Cloud: The Currency for the New Normal

The pandemic has forced entire sectors to embrace digital tools and facilitate a way of working that keeps both people connected and businesses agile.

Ravi Gopinath

August 13, 2020

4 Min Read
Cloud: The Currency for the New Normal
(Image by Gerd Altmann from Pixabay)

The market has shifted dramatically due to COVID-19, and industrial companies are being forced to navigate new and sudden challenges. As a result of its economic repercussions, we are seeing more stringent and robust measures put in place to cope with uncertainties and mitigate damage. Still, while the speed and scale of the current crisis is larger than we have experienced in recent years, it will not be the last. Now is the time to invest in the technologies that will better enable businesses to adapt and maintain operational excellence.

As a tool that uses the internet to quickly deliver the resources required in today's data-driven world – servers, databases and storage, processing power, software, analytics, intelligence, and more – the cloud is a necessity for business continuity as companies continue to grapple with an ever-changing environment. It enables information to be consolidated from multiple sources and presented on any connected device to support faster decision-making and new ways of work. This is why the cloud is key in securing ongoing workflows, keeping operations, and people connected in times of disruption.

The Imperative for Cloud Becomes Even More Clear

Today's pandemic upended global business in just a matter of weeks, forcing many organizations to reevaluate their business continuity and growth plans. As we embraced a world of remote working, digital-led interactions, and increased uncertainty, the need to quickly transform digital processes became apparent, and it wasn't long before demand for already popular cloud-based tools skyrocketed.

When employees were required to work remotely, and operations were halted, cloud proved itself to be the avenue that connected people and businesses on a global scale. Without the cloud, businesses are not able to access real-time information to collaborate and execute processes between teams working remotely across the world. Cloud enables the availability, rapid deployment, and high scalability of IT resources for businesses across the globe, and, with flexible pricing, businesses spend less time on new IT capabilities and can add capacity as needed.  

Success in a post-pandemic world will be about more than connecting workforces and shifting operating models; it will be about how we approach business challenges differently. The current crisis has become a catalyst for accelerating cloud, AI, and the use of data in increasingly sophisticated ways to provide visibility and certainty into operations.

Empowering Workers and Safeguarding Future Business Success

Beyond its ability to connect people, cloud has a big impact on the assets that businesses rely on to conduct daily business. As the pandemic began to shut down businesses, organizations relied more heavily on the cloud to ensure they were able to reliably monitor and communicate with assets remotely.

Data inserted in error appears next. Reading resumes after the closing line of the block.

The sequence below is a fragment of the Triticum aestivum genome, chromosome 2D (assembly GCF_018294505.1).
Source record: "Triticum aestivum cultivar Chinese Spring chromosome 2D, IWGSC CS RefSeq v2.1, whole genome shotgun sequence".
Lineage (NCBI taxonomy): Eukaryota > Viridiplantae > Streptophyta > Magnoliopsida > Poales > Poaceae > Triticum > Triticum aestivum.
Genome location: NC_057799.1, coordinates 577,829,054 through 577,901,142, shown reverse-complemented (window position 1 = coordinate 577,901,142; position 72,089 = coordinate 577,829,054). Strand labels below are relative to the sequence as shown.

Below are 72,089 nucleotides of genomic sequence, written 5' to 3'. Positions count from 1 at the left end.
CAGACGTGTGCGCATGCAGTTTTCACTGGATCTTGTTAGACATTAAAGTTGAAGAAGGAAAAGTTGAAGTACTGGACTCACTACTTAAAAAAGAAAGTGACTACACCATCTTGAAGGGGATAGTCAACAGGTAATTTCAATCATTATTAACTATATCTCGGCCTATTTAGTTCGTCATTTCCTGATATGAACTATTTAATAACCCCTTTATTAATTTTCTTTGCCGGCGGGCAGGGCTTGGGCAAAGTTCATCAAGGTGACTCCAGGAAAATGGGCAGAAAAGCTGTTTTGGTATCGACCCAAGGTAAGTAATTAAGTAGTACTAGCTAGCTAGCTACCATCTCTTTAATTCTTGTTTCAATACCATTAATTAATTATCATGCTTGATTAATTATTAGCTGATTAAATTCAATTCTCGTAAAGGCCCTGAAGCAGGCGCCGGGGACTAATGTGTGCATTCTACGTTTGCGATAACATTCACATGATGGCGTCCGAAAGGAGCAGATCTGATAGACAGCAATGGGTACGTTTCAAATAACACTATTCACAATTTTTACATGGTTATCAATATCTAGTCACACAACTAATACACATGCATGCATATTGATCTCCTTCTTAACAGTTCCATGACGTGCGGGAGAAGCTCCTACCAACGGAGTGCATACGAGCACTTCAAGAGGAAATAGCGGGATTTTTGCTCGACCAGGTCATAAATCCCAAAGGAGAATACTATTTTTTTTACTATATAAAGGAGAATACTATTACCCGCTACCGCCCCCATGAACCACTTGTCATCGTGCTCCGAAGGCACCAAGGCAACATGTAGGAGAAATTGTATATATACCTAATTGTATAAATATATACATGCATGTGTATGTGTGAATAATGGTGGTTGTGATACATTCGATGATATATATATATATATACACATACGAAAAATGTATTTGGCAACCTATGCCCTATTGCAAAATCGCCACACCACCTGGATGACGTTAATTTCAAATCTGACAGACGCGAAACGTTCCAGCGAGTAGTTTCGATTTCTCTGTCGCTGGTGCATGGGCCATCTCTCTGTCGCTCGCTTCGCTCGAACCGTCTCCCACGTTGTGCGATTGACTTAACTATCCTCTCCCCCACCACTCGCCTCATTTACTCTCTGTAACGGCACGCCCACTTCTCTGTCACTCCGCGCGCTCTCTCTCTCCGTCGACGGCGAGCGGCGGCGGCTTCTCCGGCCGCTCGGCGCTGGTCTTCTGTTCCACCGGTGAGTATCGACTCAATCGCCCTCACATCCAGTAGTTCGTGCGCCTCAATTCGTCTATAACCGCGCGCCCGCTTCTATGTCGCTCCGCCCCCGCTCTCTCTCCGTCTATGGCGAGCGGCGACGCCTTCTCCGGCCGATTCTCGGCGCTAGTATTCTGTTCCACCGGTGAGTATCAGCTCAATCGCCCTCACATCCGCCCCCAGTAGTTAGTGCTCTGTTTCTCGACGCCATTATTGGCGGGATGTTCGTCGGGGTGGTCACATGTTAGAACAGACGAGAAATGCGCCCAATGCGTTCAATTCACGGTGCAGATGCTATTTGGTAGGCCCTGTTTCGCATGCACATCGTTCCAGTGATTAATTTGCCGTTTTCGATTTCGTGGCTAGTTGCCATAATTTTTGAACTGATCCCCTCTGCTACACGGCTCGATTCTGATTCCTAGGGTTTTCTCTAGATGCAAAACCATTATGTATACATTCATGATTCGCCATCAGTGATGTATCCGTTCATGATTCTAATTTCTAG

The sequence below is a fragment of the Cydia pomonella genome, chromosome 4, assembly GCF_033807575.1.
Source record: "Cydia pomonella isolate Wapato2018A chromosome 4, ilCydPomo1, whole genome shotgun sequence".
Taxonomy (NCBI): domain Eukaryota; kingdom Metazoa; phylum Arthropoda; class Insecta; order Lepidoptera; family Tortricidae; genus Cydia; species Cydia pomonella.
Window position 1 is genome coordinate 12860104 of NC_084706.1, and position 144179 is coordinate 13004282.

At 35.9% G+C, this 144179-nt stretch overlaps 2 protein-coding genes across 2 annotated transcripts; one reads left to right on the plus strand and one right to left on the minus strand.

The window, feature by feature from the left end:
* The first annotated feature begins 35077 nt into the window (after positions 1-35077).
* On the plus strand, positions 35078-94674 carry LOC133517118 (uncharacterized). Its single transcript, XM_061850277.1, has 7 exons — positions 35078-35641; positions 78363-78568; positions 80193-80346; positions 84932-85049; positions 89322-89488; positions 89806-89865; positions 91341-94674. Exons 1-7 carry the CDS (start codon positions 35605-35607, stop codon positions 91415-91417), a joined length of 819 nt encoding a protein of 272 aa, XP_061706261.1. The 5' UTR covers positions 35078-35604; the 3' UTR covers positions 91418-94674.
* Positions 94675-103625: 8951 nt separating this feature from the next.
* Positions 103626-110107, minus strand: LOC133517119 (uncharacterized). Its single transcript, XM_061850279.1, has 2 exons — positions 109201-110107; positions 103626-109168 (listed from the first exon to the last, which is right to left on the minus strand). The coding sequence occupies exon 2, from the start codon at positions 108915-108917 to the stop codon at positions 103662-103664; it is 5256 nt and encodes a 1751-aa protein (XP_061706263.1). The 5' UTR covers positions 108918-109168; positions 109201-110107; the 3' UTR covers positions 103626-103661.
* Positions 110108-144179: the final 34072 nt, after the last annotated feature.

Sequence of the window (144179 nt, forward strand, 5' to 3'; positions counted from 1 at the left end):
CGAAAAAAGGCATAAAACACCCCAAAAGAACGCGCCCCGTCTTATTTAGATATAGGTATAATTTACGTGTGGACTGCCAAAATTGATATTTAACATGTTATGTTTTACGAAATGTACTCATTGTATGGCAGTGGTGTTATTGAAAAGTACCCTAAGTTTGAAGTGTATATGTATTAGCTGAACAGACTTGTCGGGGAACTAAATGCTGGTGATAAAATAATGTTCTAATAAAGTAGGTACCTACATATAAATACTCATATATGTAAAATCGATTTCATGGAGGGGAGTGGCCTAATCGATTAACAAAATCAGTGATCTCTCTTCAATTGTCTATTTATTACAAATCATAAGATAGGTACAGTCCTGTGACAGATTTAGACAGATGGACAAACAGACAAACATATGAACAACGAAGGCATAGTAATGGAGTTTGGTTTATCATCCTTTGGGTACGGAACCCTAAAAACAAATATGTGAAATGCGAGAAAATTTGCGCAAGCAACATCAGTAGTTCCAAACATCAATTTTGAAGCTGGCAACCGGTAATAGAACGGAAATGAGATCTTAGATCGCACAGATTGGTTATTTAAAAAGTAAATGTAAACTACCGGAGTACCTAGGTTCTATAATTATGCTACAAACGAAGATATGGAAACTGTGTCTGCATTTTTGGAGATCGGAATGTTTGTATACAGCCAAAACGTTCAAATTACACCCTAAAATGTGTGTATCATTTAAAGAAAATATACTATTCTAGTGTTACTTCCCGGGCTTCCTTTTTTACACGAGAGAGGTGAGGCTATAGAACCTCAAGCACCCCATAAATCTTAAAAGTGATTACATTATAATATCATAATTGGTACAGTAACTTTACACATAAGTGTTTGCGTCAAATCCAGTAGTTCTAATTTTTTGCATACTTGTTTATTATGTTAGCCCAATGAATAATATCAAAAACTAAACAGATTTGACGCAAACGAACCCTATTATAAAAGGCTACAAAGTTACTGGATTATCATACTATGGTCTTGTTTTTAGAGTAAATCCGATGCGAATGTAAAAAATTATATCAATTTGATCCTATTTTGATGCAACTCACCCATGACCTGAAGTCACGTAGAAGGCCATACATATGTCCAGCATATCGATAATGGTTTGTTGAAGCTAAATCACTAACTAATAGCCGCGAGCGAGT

For example, when connected to the cloud, AI’s unified smart analytics can more accurately span complete data stacks and help teams leverage mathematical thought processes across all their activities, providing scale and capacity that they would not otherwise have – knowledge, data-led intelligence and the ability to spot opportunities. When connecting AI modules from different products together using the cloud, users can strengthen asset performance management (APM) to generate more complex insights and recommendations.

By combining industrial big data, AI, digital twin, and AR technologies with the cloud, APM enables organizations to continuously monitor their assets to identify, diagnose, and prioritize impending equipment problems in real-time. More sophisticated, remote monitoring helps workforces prepare for more difficult situations such as factory closures and staff reductions. It enables companies to reduce unscheduled downtime, prevent equipment failures, reduce maintenance costs, increase asset utilization, extend equipment life, and remotely identify underperforming assets.

In other words, APM, empowered with cloud capabilities, can stop equipment issues before they occur while limiting physical contact with the site in question. As industrial operations move to autonomous or near-autonomous modes, the ability to ensure reliable and safe performance while delivering production objectives is imperative, and APM provides the framework and methods to ensure this.

AI is one technology that’s proven its ability to enable the move to independent operating models, but the cloud underpins the key technologies businesses have begun to implement to connect and transform the way their workforce operates, monitors assets and remedies issues. If there's one silver lining of this pandemic, it is that it has forced the hand of entire sectors to embrace the digital tools available and facilitate a way of working that keeps both people connected and businesses agile.

About the Author(s)

Ravi Gopinath

Ravi Gopinath is Chief Cloud and Product Officer of AVEVA. Previously, he was Executive Vice President of the Schneider Electric Software Business and responsible for all aspects of its global P&L, before the two businesses were merged. Ravi has a Ph.D. in Chemical Engineering with a specialization in process control and optimization and a Masters in Chemical Engineering with a specialization in process modeling and simulation.

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